Below is an excellent video from sax player/keyboard player Jeff Schneider who has a You Tube channel with a lot of cool information on improvisation, saxophone technique, r&b keyboards and other topics of interests to my fellow music nerds. This video deals with an idea that can benefit all musicians: improving your groove. It’s been my observation that one of the traits that distinguishes the advanced player from the intermediate one is their rhythmic authority, their ability to groove. Jeff presents what I consider to be a simple but effective exercise to help a musician solidify their ability to play with rhythmic confidence. Like many simple but effective ideas, it starts with the concept of less is more or to put it another way, Keep It Simple Stupid (a.k.a K.I.S.S.). Get a metronome, set the click for beats 2 & 4 (so that the click simulates a snare drum) and work on your groove, one note at a time. Jeff also makes an important point: to not just to play in time to the metronome but to learn how to convey feeling in your playing, which is the point of playing music all along.
4 Notes That Will Make Your Groove SOLID!!
I recently played in a session for a potential new jam band project where a good part of the time was spent jamming on vamps and progressions taken from the Grateful Dead. Being an old Deadhead and having played in more than one Dead/Dead Adjacent band, I was in familiar territory. Not certain where this project will go but one possibility is something not unlike Neal Casals and Circles Around The Sun.
The band Circles Around The Sun is a direct outgrowth of the Fare Thee Well series of concerts put on as the final live performances of the remaining “core four” members of the Grateful Dead. Justin Kreutzmann (son of drummer Bill Kreutzmann) produced and directed five special films that screened in between sets, incorporating archival photos and footage of the Grateful Dead. Justin commissioned Chris Robinson Brotherhood guitarist and part-time member of Phil Lesh and Friends, Neal Casal, to create the soundtracks. Casals put together a band consisting of CRB keyboard player Adam MacDougall, bassist Dan Horne (Beachwood Sparks, Jonathan Wilson) and drummer Mark Levy (The Congress) and went into the studio and recorded five hours of music.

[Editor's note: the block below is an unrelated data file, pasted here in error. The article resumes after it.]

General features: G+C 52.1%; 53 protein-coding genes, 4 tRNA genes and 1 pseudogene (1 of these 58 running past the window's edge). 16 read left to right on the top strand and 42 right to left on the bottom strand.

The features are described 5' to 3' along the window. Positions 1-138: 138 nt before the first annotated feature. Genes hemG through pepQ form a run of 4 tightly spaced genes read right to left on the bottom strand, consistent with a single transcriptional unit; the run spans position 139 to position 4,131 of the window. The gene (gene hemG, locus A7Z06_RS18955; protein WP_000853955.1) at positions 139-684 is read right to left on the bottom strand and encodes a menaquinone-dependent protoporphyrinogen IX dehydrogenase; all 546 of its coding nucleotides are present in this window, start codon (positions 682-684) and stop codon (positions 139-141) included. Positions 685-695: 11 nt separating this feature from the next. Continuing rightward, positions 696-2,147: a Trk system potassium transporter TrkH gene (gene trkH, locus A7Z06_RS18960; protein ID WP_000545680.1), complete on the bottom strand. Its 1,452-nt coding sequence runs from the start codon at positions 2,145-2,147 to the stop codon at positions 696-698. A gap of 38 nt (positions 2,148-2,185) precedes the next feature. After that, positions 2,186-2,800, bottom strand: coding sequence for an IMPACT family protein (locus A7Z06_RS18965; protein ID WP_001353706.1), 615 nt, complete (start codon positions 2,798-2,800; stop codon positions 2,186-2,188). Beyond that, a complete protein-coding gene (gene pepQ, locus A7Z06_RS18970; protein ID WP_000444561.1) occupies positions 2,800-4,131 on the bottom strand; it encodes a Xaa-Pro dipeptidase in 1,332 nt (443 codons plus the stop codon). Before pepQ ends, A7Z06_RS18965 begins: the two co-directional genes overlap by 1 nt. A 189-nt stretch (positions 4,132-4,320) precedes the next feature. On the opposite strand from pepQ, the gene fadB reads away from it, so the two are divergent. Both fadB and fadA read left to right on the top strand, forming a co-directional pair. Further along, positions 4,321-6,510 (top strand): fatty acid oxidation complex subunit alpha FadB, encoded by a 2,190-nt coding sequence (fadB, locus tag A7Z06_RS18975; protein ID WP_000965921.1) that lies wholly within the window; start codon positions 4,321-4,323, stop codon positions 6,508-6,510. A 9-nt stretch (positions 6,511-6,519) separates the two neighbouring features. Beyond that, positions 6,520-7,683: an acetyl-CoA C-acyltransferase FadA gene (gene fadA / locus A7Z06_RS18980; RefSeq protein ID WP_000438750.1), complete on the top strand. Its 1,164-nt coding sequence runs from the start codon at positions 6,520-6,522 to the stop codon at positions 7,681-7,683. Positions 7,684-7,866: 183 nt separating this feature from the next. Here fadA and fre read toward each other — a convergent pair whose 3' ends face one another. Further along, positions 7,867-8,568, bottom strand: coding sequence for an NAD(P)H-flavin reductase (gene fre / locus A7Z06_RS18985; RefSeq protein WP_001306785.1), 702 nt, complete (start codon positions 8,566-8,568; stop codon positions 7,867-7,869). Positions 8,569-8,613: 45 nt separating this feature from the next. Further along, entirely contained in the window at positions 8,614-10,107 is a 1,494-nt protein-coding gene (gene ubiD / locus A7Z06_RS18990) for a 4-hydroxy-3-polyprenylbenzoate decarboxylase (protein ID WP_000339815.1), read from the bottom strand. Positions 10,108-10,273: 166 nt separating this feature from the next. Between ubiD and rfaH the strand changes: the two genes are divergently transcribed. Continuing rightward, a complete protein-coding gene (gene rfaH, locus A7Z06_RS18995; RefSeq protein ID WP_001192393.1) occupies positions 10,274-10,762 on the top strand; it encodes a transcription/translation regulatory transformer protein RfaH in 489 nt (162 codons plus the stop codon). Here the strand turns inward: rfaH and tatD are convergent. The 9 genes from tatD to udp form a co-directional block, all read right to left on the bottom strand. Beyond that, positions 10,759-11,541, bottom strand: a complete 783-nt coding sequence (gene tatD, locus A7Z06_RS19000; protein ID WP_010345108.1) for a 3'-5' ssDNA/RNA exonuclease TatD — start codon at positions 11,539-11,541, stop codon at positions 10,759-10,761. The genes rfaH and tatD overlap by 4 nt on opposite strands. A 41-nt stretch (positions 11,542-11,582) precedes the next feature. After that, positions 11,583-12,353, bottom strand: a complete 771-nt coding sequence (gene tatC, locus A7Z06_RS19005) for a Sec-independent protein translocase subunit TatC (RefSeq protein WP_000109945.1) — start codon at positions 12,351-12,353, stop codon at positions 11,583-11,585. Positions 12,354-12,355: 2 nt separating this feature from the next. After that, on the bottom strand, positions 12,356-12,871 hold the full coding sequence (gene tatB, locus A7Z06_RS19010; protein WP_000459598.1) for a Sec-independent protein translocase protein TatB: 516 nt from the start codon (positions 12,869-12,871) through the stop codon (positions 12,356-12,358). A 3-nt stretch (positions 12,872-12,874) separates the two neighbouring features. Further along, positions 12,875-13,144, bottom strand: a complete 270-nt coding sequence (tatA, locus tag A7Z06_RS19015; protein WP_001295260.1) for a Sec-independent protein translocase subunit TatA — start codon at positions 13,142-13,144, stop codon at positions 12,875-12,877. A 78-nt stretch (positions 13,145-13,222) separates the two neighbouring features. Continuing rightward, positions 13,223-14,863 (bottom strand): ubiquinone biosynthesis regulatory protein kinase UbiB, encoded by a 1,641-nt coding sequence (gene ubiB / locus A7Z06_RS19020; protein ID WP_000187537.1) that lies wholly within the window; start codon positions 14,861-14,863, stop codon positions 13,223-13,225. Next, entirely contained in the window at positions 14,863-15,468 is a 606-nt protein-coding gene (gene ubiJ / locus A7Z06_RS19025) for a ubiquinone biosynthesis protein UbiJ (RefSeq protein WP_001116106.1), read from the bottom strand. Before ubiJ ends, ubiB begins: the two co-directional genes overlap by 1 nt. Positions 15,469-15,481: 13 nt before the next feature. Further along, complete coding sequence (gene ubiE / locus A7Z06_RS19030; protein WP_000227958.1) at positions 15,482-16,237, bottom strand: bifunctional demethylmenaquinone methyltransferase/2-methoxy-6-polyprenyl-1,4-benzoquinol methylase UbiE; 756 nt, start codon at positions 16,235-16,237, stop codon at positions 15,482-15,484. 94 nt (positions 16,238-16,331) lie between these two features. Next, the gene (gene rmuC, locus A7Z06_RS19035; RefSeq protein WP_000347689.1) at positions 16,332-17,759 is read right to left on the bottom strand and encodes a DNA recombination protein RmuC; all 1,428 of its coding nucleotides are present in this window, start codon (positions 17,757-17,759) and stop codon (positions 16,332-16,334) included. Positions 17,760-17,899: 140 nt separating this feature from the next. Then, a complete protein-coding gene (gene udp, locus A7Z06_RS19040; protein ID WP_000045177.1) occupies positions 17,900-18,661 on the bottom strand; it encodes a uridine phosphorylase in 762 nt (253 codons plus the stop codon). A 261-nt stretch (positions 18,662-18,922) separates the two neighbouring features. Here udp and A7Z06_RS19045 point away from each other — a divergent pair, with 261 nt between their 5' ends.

The music succeeds in walking a fine line of being evocative of the Dead (and in many instances, specific songs of the Dead) while also being more than mimicry. They really nail the spirit of the music while never just copying. In some ways it reminds me of the Beatles parody/tribute The Rutles (see my previous post on The Rutles here: https://roymusicusa.com/2015/04/13/all-you-need-is-cash-the-rutles-best-beatles-parody-ever/). You hear the music and it immediately reminds you a certain song but only for a moment, then it goes somewhere else. To pull this off well, you really need to speak the language of Dead.
The clips below provide the set break music for July 4, 2015 and July 5th. 2015 shows. The July 4th set break begins with a guitar riff that any Deadhead would immediately identify as Ramble On Rose but quickly morphs into something else entirely. The July 5th set breaks starts with a chord progression vaguely reminiscent of Box Of Rain before it too goes off into parts unknown.
Fare Thee Well- Set Break Music 2015-07-05 Neal Casal –
Fare Thee Well- Before Show Music 2015-07-04 Neal Casal –
The set break music Casals and company provided for the Fare Thee Well shows made a big impression on the fans in attendance as well as the fans who were watching the shows on pay-per-view. As a result Rhino records released a 2 cd set of the music and Circles Around The Sun have done a number of live shows. Go here for more info on the Rhino set: http://www.rhino.com/article/now-available-circles-around-the-sun-interludes-for-the-dead
HUSKER DU – Love is all around (Mary Tyler Moore Theme)